Last night, the “American Idol” contestants chose songs from the Rock and Roll Hall of Fame. Being able to choose from great, iconic songs that shaped the music business obviously helped them along as there was no performance I could have said was not done well. Maybe we’ve just eliminated the rotten eggs by now. Anyway, it was a great night, and here’s why:
Jacob Lusk started the night off for us with Michael Jackson’s “Man in the Mirror,” after having a crisis of conscience earlier in the week. Marvin Gaye’s “Let’s Get It On” didn’t fit his morals. Some Jacob arrogance surfaced when he said it wouldn’t be the vocals that sent him home if he was voted out this week, but that “America wasn’t ready to look at themselves in the mirror.” Oh come on! You’re not a star yet, Jacob and if you don’t ditch the mini gospel choir, over-dramatic performances and appearing likely to break into hysterical tears every performance, you never will be! He smiled this week, though. Well, that’s my ten cents on Jacob, but the judges liked him. Jennifer called the performance “Perfect on every emotional level.” And Steven said, “Every time you sing, you bring another piece of yourself to the party.” I think it’s the same old jigsaw, but what about you?
Haley Reinhart continued to ride the crest of her own personal wave from last week with Janis Joplin’s “Piece of My Heart”. She kicked ass in a slightly awkward performance redeemed by her growly, sexy vocals. Steven “couldn’t find nothin’ wrong with that” and Randy welcomed back “the Haley that we loved when we first saw you!” Jennifer declared her a “true contender”.
Casey Abrams also changed his song this week. I’d have liked to hear him perform The Police’s “Every Little Thing She Does is Magic” but his cover of Creedence Clearwater Revival’s “Have You Ever Seen the Rain” was a good choice for him. He did a great job on a chilled out performance of the gritty yet sweet vocals that are becoming his signature. He even showcased his instrumental talent, breaking out the upright bass. “You’re such a true musician, man,” Steven said. “That’s exactly where you belong — right there, with your bass, I’m playing top dollar to be in the front row,” Jennifer agreed. Randy declared that Casey made the upright bass cool again!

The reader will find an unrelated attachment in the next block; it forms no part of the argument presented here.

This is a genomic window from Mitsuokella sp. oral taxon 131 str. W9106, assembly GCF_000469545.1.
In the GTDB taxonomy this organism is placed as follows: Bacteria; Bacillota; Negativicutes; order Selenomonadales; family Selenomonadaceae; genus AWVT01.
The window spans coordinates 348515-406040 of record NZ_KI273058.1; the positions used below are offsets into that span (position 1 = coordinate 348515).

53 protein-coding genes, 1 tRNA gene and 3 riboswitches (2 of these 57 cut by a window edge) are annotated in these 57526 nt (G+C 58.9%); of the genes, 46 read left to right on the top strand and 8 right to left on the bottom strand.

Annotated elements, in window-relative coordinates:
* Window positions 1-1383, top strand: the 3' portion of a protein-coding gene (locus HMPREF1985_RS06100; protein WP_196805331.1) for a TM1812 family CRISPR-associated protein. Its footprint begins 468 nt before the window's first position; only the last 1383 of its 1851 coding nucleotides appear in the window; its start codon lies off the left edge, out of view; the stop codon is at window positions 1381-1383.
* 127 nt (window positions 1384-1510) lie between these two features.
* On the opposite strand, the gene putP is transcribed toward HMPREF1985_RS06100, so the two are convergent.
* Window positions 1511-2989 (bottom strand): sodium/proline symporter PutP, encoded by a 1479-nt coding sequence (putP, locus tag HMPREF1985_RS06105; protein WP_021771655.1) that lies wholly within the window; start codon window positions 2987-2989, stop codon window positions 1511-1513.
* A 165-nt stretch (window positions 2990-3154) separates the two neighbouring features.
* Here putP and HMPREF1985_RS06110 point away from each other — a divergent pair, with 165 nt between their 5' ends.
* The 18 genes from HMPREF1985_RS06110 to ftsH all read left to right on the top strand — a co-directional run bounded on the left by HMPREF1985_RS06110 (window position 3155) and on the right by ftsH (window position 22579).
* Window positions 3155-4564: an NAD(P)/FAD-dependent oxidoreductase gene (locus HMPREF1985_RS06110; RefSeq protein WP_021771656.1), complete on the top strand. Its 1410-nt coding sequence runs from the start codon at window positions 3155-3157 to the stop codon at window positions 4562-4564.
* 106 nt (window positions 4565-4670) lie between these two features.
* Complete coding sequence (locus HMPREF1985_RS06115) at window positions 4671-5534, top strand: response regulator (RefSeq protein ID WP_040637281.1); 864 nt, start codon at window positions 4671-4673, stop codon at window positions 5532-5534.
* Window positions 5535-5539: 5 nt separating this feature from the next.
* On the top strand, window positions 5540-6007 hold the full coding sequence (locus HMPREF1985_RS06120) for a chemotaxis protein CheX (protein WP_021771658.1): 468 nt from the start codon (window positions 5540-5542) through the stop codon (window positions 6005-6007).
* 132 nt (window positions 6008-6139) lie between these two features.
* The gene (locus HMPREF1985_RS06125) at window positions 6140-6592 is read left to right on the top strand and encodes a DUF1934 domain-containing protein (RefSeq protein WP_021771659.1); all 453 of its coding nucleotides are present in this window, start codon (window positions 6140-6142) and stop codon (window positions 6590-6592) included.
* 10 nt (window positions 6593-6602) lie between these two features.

Next up, Lauren Alaina was pretty brave to cover Aretha Franklin’s “Natural Woman” but it worked. It was a solid performance that showed off her voice well. It didn’t have Randy jumping up and down, but Jennifer said the performance was “amazing.” I’m kind of with Randy on this one but I can’t stand Lauren sulking again so yeah, what Jennifer said…
By this point, I was excited to see James Durbin up on stage and I thought he’d have rocked it out. He didn’t, really. Maybe it’s because he was feeling the emotion but his rendition of “While My Guitar Gently Weeps” by George Harrison was much shakier than his last Beatles’ outing (McCartney’s “Maybe I’m Amazed”). His signature Durbin high notes seemed a little unnecessary but the studio audience loved that. Steven loved “seeing the real true emotional side of James Durbin”. Randy congratulated him on taking chances and he did a “good job” on it. I just think he should harness his emotion like he can control his rocking. But, I wanted a still performance with less rushing around so we can really hear James’ voice, and we got that.
Next up, the Prince of Country tackled the King of Rock and Roll, as Scotty McCreery covered Elvis Presley’s “That’s All Right, Mama.” And we got to see how good he is at covering the King, whom Scotty credits for his deep voice and singing out of the side of his mouth. I’m not sure if Steven was impressed or not (“I thought you were all hat and no cattle, but you brought Elvis into the house,” he said) but I was hyperventilating at the time. As Randy said, “Scotty is in it to win it, y’all! This was amazing!” This performance was as smooth as butter and Scotty’s Elvis enthusiasm was really catchy. Something different but still so Scotty.
Woohooooo! Pia Toscano finally did something uptempo: “River Deep – Mountain High” by Ike and Tina Turner. But while it made a change, it was lacking, somehow. Pia has a powerful voice and the judges loved her (“You killed it,” said Steven), while also saying the performance lacked something. I can’t be bothered to work out what it is! Randy did encourage Pia to work on her movement, though, and that would be good.
Stefano Langone gave us really nice vocals on Percy Sledge’s “When a Man Loves a Woman.” He looked young and a little vulnerable in a performance that was part boy band, part nervous high schooler singing to his girlfriend, but he sounded pretty good! “Baby! Baby baby baby! I knew you had it in you,” Jennifer said. Again, Randy wasn’t jumping up and down, although he liked it, but Steve complimented Stefano on having “a great range and it’s beautiful.”
The show’s producers had Paul MacDonald sit this week, so we were spared the crazy Dad dancing. But he clearly had the music in him for a fabulous performance of Johnny Cash’s “Folsom Prison Blues.” Surprisingly, there were no comments about not connecting to the lyrics, even though Paul characteristically smiled the whole way through, even when he shot a man in Reno just to watch him die. That said, these were Paul’s strongest vocals of the finals and Randy said “I got three words for you — I LOVED IT!” Steven loved his “perfect imperfect boy” too as he “rocked the house.”
It is a shame after a show with no stand out bad performances that someone has to leave tonight – but they do. This is a difficult one to call, especially as the two I’m tired of most likely won’t sink to the bottom three, unless Jacob Lusk is hit by the curse of going first and heads for the Stools of Shame. On a lighter note, check out Paul’s performance: